Flood JM, Weinstock HS, Guroy ME, et al: Neurosyphilis during the AIDS epidemic, San Francisco, 1985—1992. Journal of Infectious Disease 177:931—940,  1998
 
Hook EW III: Syphilis, in Infections of the Central Nervous System, 2nd ed. Edited by Scheld WM, Whitley RJ, Durack DT. Philadelphia, Lippincott-Raven, 1997
 
Anchor for JumpAnchor for JumpAnchor for Jump
Table 1.

Laboratory and neuroimaging test results for three patients with neurosyphilis

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References

Russouw HG, Roberts MC, Emsley RA, et al: Psychiatric manifestations and magnetic resonance imaging in HIV-negative neurosyphilis. Biological Psychiatry 41:467—473,  1997
[PubMed]
[CrossRef]
 
Roberts MC, Emsley RA: Psychiatric manifestations of neurosyphilis. South African Medical Journal 82:335—337,  1992
[PubMed]
 
Scheck DN, Hook EW III: Neurosyphilis. Medical Clinics of North America 8:769—795,  1994
 
Kodama K, Okada SI, Komatsu N, et al: Relationship between MRI findings and prognosis for patients with general paresis. Journal of Neuropsychiatry and Clinical Neuroscience 2:246—250,  2000
 
Hoffman BF: Reversible neurosyphilis presenting as chronic mania. Journal of Clinical Psychiatry 43:338—339,  1982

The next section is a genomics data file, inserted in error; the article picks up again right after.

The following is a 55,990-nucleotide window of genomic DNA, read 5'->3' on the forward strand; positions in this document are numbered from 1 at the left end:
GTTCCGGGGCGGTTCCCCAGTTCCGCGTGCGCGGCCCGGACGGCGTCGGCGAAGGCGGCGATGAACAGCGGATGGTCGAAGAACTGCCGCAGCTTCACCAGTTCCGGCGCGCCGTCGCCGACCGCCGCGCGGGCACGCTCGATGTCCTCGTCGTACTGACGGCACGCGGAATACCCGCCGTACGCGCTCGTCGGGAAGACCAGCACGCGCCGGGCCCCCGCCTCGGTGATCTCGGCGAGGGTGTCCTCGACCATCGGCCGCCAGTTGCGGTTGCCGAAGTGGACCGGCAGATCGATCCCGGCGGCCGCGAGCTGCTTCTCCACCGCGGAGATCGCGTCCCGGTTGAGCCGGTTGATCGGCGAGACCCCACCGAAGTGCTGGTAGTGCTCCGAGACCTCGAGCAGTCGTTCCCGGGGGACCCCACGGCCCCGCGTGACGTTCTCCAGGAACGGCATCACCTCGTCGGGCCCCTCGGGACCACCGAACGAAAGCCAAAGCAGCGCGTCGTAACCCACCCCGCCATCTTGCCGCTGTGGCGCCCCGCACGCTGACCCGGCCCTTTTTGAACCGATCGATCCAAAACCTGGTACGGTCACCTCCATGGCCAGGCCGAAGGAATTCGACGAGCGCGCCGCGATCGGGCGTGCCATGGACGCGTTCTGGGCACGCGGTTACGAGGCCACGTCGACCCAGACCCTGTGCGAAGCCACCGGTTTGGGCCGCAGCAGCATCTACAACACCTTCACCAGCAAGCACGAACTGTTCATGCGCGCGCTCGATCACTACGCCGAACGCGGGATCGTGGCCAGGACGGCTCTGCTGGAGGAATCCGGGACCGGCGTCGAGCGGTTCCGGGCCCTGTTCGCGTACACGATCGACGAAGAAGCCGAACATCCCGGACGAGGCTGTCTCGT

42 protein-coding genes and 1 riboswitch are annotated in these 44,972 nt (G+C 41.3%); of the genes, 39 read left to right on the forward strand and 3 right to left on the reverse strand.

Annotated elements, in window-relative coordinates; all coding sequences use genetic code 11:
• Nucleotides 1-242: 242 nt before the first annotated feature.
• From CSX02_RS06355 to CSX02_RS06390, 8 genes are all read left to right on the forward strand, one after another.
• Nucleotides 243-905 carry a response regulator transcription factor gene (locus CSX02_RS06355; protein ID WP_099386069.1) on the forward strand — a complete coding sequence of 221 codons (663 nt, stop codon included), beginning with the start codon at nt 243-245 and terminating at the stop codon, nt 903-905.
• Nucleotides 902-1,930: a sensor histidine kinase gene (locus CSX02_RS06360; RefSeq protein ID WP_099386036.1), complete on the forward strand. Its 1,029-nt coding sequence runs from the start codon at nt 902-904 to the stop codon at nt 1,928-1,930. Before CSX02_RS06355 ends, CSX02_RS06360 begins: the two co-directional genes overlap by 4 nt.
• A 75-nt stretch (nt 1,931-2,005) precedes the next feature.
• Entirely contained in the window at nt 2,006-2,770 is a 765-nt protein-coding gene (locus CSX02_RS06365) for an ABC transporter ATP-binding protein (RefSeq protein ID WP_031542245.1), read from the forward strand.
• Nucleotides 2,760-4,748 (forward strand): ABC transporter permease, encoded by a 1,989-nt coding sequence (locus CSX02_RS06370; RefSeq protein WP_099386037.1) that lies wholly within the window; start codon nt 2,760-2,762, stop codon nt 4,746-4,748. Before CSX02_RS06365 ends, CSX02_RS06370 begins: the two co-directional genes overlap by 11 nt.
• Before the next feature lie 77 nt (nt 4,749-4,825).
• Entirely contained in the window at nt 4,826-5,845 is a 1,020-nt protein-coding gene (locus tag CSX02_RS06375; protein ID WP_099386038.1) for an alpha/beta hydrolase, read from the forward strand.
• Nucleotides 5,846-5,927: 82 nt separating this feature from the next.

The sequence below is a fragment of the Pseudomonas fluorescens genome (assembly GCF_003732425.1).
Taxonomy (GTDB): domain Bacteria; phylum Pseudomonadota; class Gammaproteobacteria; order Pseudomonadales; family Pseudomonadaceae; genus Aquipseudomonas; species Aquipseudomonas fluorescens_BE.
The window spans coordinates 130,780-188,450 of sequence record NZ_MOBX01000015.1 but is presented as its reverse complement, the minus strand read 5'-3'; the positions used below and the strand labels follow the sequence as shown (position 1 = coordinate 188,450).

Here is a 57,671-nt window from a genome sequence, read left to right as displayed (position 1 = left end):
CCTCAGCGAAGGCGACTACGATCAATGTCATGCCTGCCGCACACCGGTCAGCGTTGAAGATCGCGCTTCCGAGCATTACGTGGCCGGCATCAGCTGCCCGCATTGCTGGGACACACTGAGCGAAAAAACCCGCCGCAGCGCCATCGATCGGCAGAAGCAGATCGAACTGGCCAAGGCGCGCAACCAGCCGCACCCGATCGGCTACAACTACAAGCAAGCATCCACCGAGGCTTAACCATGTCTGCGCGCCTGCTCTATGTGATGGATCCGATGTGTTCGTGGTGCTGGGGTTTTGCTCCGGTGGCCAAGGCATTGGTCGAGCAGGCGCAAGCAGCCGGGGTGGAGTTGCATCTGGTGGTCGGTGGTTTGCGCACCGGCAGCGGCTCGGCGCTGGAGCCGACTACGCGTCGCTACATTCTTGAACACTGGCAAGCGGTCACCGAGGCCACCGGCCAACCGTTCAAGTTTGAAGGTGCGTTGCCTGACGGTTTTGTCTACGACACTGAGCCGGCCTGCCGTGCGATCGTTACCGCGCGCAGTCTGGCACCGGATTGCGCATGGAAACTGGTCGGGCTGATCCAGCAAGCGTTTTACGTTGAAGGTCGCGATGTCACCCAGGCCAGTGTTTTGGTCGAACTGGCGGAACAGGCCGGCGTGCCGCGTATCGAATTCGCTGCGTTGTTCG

[PubMed]
 
Jacobs RA: Infectious diseases: spirochetal, in Current Medical Diagnosis and Treatment, 40th ed. Edited by Tierney LM, McPhee SJ, Papadakis MA. New York, Lange Medical Books, 2001
 
Luger AF, Schmidt BL, Kaulich M: Significance of laboratory findings for the diagnosis of neurosyphilis. International Journal of STD and AIDS 11:224—234,  2000
[PubMed]
[CrossRef]
 
Gliatto MF, Caroff SN: Neurosyphilis: a history and clinical review. Psychiatric Annals 31:153—161,  2001
 
Flood JM, Weinstock HS, Guroy ME, et al: Neurosyphilis during the AIDS epidemic, San Francisco, 1985—1992. Journal of Infectious Disease 177:931—940,  1998
 
Hook EW III: Syphilis, in Infections of the Central Nervous System, 2nd ed. Edited by Scheld WM, Whitley RJ, Durack DT. Philadelphia, Lippincott-Raven, 1997